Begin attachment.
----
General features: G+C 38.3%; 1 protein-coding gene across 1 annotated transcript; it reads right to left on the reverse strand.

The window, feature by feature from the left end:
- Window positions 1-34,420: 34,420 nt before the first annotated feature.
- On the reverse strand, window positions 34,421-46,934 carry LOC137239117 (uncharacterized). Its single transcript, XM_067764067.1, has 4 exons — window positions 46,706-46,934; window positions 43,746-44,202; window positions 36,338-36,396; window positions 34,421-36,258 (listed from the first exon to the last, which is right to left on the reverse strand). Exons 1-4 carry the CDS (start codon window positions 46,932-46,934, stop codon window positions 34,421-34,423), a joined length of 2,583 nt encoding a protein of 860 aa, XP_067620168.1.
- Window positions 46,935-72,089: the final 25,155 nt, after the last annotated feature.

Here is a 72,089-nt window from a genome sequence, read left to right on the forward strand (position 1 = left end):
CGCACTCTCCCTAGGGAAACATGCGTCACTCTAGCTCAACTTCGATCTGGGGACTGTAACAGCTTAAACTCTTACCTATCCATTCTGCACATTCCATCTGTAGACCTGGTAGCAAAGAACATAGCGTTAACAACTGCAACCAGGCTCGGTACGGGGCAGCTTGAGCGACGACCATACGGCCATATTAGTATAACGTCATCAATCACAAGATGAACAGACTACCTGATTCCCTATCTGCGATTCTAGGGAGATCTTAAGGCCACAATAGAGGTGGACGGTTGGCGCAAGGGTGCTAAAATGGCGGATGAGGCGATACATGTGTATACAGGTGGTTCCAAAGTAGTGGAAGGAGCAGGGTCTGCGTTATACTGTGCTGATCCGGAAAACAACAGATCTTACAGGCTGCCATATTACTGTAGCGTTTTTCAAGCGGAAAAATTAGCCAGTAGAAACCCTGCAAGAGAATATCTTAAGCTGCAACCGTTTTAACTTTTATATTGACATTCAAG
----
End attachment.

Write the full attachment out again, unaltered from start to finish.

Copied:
General features: G+C 38.3%; 1 protein-coding gene across 1 annotated transcript; it reads right to left on the reverse strand.

The window, feature by feature from the left end:
- Window positions 1-34,420: 34,420 nt before the first annotated feature.
- On the reverse strand, window positions 34,421-46,934 carry LOC137239117 (uncharacterized). Its single transcript, XM_067764067.1, has 4 exons — window positions 46,706-46,934; window positions 43,746-44,202; window positions 36,338-36,396; window positions 34,421-36,258 (listed from the first exon to the last, which is right to left on the reverse strand). Exons 1-4 carry the CDS (start codon window positions 46,932-46,934, stop codon window positions 34,421-34,423), a joined length of 2,583 nt encoding a protein of 860 aa, XP_067620168.1.
- Window positions 46,935-72,089: the final 25,155 nt, after the last annotated feature.

Here is a 72,089-nt window from a genome sequence, read left to right on the forward strand (position 1 = left end):
CGCACTCTCCCTAGGGAAACATGCGTCACTCTAGCTCAACTTCGATCTGGGGACTGTAACAGCTTAAACTCTTACCTATCCATTCTGCACATTCCATCTGTAGACCTGGTAGCAAAGAACATAGCGTTAACAACTGCAACCAGGCTCGGTACGGGGCAGCTTGAGCGACGACCATACGGCCATATTAGTATAACGTCATCAATCACAAGATGAACAGACTACCTGATTCCCTATCTGCGATTCTAGGGAGATCTTAAGGCCACAATAGAGGTGGACGGTTGGCGCAAGGGTGCTAAAATGGCGGATGAGGCGATACATGTGTATACAGGTGGTTCCAAAGTAGTGGAAGGAGCAGGGTCTGCGTTATACTGTGCTGATCCGGAAAACAACAGATCTTACAGGCTGCCATATTACTGTAGCGTTTTTCAAGCGGAAAAATTAGCCAGTAGAAACCCTGCAAGAGAATATCTTAAGCTGCAACCGTTTTAACTTTTATATTGACATTCAAG